For the first time, my skin was clear – aside from some scarring and permanent redness from having acne for 23 of my life. And when the month was over and I had cheese again for the first time in four weeks – the acne immediately came flooding back, after only one serving of cheese.
Another wonderful side effect of cutting out the meat and dairy completely for a month – my period came and went almost unnoticed, with no cramping, no breakouts, no moodiness at all, and no sugar cravings. It’s truly amazing what happens in the female body when we stop engaging in activity that disrupts our hormones.
In Dr. Michael Greger’s book How Not to Die, he talks about how uncomfortable menopausal symptoms like hot flashes do not exist in cultures where dairy consumption is virtually non-existent. Historically in Japan, for example, dairy was not a part of the diet, and in the Japanese language a word for “hot flashes” did not exist – because the condition did not exist. According to the book, an entirely plant-based diet free of all meat and dairy makes for a mostly smooth and seamless transition from our child-bearing years, into menopause, as our hormones are able to “do their thing” naturally without an artificial elevating of estrogens from our diet.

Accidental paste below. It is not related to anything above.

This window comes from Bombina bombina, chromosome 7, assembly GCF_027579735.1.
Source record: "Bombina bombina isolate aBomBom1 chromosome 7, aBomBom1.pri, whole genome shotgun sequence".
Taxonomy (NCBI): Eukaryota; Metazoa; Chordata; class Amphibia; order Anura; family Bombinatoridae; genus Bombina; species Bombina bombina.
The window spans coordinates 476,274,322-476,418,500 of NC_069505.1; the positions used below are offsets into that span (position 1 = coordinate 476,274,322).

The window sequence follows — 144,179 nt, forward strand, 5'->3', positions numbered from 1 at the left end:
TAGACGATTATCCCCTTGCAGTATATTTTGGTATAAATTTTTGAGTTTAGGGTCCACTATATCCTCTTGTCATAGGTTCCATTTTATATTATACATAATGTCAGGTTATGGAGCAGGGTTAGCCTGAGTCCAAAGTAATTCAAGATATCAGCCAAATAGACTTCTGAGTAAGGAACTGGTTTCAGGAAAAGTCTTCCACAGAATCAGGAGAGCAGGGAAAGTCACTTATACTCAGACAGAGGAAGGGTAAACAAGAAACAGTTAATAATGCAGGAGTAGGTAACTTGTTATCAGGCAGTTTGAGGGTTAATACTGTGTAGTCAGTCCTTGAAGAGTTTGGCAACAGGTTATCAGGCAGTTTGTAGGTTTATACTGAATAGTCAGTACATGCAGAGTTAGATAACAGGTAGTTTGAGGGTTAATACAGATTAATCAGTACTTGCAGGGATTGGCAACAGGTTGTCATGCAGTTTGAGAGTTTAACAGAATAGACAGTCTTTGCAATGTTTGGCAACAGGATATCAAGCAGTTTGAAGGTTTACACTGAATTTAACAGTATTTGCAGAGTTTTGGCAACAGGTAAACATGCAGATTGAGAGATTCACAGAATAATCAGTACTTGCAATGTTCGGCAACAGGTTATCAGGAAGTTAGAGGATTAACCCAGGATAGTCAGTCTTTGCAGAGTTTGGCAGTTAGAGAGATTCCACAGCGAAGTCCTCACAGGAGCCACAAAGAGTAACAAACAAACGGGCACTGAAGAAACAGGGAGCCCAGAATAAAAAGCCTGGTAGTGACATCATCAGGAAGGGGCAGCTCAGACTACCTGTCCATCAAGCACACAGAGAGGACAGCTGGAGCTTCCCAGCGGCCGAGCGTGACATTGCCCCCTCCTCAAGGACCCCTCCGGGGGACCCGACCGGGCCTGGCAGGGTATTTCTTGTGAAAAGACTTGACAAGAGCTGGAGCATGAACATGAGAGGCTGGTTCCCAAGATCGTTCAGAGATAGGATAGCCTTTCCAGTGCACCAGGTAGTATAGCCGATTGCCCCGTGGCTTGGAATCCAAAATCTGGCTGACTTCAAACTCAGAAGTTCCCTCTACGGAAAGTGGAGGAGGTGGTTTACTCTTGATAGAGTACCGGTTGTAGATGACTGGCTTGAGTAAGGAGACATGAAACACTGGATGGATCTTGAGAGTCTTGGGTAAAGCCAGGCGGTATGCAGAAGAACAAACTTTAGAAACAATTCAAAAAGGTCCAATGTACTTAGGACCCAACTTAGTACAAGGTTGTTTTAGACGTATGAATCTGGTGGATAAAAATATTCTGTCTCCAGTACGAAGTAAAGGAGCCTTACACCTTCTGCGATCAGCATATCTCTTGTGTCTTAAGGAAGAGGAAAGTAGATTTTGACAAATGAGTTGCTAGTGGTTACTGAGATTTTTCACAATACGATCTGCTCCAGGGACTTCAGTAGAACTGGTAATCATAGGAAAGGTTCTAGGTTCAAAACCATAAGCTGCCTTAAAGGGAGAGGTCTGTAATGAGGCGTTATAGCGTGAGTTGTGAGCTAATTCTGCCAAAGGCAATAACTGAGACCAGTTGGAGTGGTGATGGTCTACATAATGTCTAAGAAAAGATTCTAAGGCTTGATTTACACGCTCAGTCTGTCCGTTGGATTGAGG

Since this experiment I am now caffeine- and dairy-free, except for on the very, very rare occasion. I learned that these two things were the biggest culprits in the ongoing issues I had, even more-so than the meat and oils. Meat and oils tend to create problems more internally, that are less noticeable until we develop cancer, or chronic conditions such as heart disease, type II diabetes, high cholesterol or high blood pressure. Often times people don’t even know there is a problem until they have a heart attack or a stroke.